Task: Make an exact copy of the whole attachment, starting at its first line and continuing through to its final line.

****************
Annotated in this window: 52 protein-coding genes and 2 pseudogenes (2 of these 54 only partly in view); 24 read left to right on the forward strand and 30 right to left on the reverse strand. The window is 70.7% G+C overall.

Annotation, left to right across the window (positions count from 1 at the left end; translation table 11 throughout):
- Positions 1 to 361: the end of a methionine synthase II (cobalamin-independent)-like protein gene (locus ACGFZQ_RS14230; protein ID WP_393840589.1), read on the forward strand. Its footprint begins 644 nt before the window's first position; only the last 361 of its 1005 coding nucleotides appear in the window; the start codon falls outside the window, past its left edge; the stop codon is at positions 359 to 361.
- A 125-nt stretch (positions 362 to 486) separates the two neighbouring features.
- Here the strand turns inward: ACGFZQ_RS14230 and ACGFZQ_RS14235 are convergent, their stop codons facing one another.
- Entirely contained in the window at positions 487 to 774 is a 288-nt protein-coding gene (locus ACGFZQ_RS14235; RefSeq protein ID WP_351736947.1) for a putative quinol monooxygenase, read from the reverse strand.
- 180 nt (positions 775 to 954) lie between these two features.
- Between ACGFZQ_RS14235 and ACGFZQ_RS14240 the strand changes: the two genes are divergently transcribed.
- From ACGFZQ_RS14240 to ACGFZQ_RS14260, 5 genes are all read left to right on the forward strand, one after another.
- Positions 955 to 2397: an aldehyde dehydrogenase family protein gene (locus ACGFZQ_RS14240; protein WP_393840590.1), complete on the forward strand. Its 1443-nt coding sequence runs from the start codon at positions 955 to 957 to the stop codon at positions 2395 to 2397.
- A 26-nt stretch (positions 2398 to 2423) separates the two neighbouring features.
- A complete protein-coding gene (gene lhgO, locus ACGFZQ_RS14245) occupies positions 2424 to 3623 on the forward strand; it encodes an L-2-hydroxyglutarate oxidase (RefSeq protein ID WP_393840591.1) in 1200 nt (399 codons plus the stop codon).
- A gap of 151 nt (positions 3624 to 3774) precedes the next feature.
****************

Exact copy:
Annotated in this window: 52 protein-coding genes and 2 pseudogenes (2 of these 54 only partly in view); 24 read left to right on the forward strand and 30 right to left on the reverse strand. The window is 70.7% G+C overall.

Annotation, left to right across the window (positions count from 1 at the left end; translation table 11 throughout):
- Positions 1 to 361: the end of a methionine synthase II (cobalamin-independent)-like protein gene (locus ACGFZQ_RS14230; protein ID WP_393840589.1), read on the forward strand. Its footprint begins 644 nt before the window's first position; only the last 361 of its 1005 coding nucleotides appear in the window; the start codon falls outside the window, past its left edge; the stop codon is at positions 359 to 361.
- A 125-nt stretch (positions 362 to 486) separates the two neighbouring features.
- Here the strand turns inward: ACGFZQ_RS14230 and ACGFZQ_RS14235 are convergent, their stop codons facing one another.
- Entirely contained in the window at positions 487 to 774 is a 288-nt protein-coding gene (locus ACGFZQ_RS14235; RefSeq protein ID WP_351736947.1) for a putative quinol monooxygenase, read from the reverse strand.
- 180 nt (positions 775 to 954) lie between these two features.
- Between ACGFZQ_RS14235 and ACGFZQ_RS14240 the strand changes: the two genes are divergently transcribed.
- From ACGFZQ_RS14240 to ACGFZQ_RS14260, 5 genes are all read left to right on the forward strand, one after another.
- Positions 955 to 2397: an aldehyde dehydrogenase family protein gene (locus ACGFZQ_RS14240; protein WP_393840590.1), complete on the forward strand. Its 1443-nt coding sequence runs from the start codon at positions 955 to 957 to the stop codon at positions 2395 to 2397.
- A 26-nt stretch (positions 2398 to 2423) separates the two neighbouring features.
- A complete protein-coding gene (gene lhgO, locus ACGFZQ_RS14245) occupies positions 2424 to 3623 on the forward strand; it encodes an L-2-hydroxyglutarate oxidase (RefSeq protein ID WP_393840591.1) in 1200 nt (399 codons plus the stop codon).
- A gap of 151 nt (positions 3624 to 3774) precedes the next feature.